Surface Distress

Surface distress is “Any indication of poor or unfavorable pavement performance or signs of impending failure; any unsatisfactory performance of a pavement short of failure” (Highway Research Board, 1970[1]). Surface distress modes can be broadly classified into the following three groups:

  1. Fracture. This could be in the form of cracking (in flexible and rigid pavements) or spalling resulting from such things as excessive loading, fatigue, thermal changes, moisture damage, slippage or contraction.
  2. Distortion. This is in the form of deformation (e.g., rutting, corrugation and shoving), which can result from such things as excessive loading, creep, densification, consolidation, swelling, or frost action.
  3. Disintegration. This is in the form of stripping. raveling or spalling, which can result from such things as loss of bonding, chemical reactivity, traffic abrasion, aggregate degradation, poor consolidation/compaction or binder aging.

Thus, surface distress will be somewhat related to roughness (the more cracks, distortion and disintegration – the rougher the pavement will be) as well as structural integrity (surface distress can be a sign of impending or current structural problems).

Photo Gallery

An extensive pavement distress discussion (with photos) can be found at:

These galleries include all the major types of pavement damage/distress. Each distress discussion includes (1) pictures if available, (2) a description of the distress, (3) why the distress is a problem and (4) typical causes of the distress. The gallery is organized alphabetically and the pictures are not included in the Module list of figures.

Measurement

Measures of distress can be either subjective or objective. A simple example of a subjective measurement may be a rating of high, medium, or low based on a brief visual inspection. Objective measurements, which are generally more expensive to obtain, use different types of automated distress detection equipment.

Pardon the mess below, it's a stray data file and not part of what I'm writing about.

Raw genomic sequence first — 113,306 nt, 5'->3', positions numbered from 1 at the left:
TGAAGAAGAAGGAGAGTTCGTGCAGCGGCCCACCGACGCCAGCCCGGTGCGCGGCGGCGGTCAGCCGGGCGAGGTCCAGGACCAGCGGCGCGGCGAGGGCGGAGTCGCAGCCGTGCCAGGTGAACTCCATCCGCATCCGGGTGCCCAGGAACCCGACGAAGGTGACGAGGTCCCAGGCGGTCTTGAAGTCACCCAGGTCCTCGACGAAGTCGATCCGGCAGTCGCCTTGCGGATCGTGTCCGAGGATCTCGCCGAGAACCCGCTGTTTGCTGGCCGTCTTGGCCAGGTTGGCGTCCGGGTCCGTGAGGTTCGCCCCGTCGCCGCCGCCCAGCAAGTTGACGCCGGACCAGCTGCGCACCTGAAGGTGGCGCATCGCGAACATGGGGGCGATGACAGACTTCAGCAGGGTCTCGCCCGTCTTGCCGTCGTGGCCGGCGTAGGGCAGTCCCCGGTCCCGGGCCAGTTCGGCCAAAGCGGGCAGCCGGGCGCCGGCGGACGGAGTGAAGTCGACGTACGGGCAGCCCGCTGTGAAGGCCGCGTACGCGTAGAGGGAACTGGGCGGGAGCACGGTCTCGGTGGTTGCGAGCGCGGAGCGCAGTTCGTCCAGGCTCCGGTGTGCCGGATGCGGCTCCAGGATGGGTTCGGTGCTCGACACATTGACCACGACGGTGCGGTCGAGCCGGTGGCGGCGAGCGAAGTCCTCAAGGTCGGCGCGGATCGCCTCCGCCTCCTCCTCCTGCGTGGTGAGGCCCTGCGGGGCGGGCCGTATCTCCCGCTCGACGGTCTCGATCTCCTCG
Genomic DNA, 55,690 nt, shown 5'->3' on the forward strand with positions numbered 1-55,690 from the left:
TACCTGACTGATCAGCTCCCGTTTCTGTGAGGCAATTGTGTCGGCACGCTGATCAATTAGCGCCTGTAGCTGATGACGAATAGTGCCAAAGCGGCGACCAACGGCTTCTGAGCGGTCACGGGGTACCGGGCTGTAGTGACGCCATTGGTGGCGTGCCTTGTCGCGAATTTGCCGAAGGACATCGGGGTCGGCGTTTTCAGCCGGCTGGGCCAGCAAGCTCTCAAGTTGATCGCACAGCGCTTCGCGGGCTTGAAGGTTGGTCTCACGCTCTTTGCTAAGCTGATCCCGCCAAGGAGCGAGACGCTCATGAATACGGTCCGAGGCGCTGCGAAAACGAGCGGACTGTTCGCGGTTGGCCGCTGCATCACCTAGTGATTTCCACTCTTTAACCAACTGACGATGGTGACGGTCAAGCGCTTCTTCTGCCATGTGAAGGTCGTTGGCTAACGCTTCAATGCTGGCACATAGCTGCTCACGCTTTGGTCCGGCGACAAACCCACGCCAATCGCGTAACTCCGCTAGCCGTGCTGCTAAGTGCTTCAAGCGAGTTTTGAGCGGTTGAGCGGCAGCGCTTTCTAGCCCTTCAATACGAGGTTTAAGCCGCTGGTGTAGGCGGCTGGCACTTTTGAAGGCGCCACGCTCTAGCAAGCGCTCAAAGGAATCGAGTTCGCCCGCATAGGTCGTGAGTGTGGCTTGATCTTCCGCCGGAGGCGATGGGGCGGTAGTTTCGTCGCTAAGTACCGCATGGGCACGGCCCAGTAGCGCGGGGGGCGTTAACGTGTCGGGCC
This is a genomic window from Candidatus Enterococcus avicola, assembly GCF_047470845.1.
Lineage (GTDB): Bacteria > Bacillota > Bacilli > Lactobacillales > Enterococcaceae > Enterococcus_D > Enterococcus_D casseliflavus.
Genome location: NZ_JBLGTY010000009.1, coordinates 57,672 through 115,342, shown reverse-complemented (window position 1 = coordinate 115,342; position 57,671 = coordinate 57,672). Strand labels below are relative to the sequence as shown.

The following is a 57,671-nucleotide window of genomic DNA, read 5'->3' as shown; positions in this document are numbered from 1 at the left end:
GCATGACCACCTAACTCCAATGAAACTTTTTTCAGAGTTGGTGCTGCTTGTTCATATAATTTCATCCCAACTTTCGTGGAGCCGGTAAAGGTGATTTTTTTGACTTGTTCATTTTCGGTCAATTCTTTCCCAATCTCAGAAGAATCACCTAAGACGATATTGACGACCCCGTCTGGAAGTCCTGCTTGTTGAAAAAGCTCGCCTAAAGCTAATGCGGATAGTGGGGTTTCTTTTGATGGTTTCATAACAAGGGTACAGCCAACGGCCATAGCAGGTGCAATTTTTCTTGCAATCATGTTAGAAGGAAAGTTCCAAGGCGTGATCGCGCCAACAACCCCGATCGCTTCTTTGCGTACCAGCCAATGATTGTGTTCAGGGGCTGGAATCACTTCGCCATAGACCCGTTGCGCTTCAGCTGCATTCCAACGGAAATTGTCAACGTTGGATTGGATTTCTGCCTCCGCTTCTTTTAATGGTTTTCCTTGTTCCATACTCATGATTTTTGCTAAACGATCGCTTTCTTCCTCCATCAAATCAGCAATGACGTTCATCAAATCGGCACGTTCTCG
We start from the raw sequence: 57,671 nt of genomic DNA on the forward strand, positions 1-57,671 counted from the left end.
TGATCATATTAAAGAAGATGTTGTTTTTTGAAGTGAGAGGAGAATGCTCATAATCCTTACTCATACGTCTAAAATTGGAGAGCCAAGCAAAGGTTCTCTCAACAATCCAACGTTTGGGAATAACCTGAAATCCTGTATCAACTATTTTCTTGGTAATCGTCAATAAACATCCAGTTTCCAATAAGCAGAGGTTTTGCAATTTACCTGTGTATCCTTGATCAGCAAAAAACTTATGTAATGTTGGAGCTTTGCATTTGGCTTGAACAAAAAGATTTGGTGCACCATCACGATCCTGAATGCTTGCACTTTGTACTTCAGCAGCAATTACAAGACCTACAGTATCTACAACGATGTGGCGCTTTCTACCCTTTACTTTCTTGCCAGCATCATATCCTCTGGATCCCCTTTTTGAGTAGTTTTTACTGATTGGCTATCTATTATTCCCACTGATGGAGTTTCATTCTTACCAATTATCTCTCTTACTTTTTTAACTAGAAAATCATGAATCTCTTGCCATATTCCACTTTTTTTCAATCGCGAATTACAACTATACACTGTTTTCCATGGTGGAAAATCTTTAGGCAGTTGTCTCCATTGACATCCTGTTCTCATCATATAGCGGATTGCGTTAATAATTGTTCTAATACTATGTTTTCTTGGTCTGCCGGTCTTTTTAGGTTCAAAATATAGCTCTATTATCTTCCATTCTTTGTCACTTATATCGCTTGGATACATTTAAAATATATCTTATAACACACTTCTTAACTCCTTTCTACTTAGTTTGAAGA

Measurement Techniques

Measurement techniques are mostly visual. Older techniques, used teams of individuals who drove across every mile of pavement to be measured. Speeds were usually quite slow (on the order of 16 km/hr (10 mph)) and measurement was done visually. More current methods record pavement surface video images at highway speed using a specially equipped van (see Figures 1 and 2) that is outfitted with high resolution cameras. Evaluation is either done manually by playing the video back on specially designed workstations (see Figure 3) while trained crews rate the recorded road surface (see Figure 4) or automatically by computer software (see Figure 5). Advantages of these more current methods are (Sivaneswaran and Pierce, 2001[2]):

  • Safety. Data are collected at highway speed, eliminating the need for driving at slow speeds or on the shoulder.
  • Accurate and complete distress data. Each distress along with its extent, severity and location is identified and stored in a database. The system is also less prone to rating errors.
  • More effective quality control. A centralized evaluation location and less subjective data make quality control much better.
  • More efficient data collection. Surface distress, rut and roughness data are all collected at the same time using the same data collecting vehicle.
  • Video and digital images are available for other users. They are available to bridge and maintenance personnel and can be made available on the Internet in the future.

 

Figure 1. WA DOT pavement condition rating van.

Figure 2. Inside a pavement condition rating van.

Figure 3. Pavement condition rating video images.

Figure 4. Pavement condition rating station.

 

Integrated analysis units can collect pavement surface distress data in the previously described manner as well as collect data on a variety of other characteristics at highway speeds such as:

  • Transverse profile/rutting
  • Grade, cross-slope
  • Pavement texture
  • GPS coordinates
  • Panoramic right-of-way video
  • Pavement video
  • Feature location




Footnotes    (↵ returns to text)
  1. Special Report No. 113:  Standard Nomenclature and Definitions for Pavement Components and Deficiencies.  Highway Research Board, National Academy of Sciences, Washington, D.C.
  2. PowerPoint presentation to the Road and Street Maintenance Supervisor’s Conference.  Viewed 31 October 2001.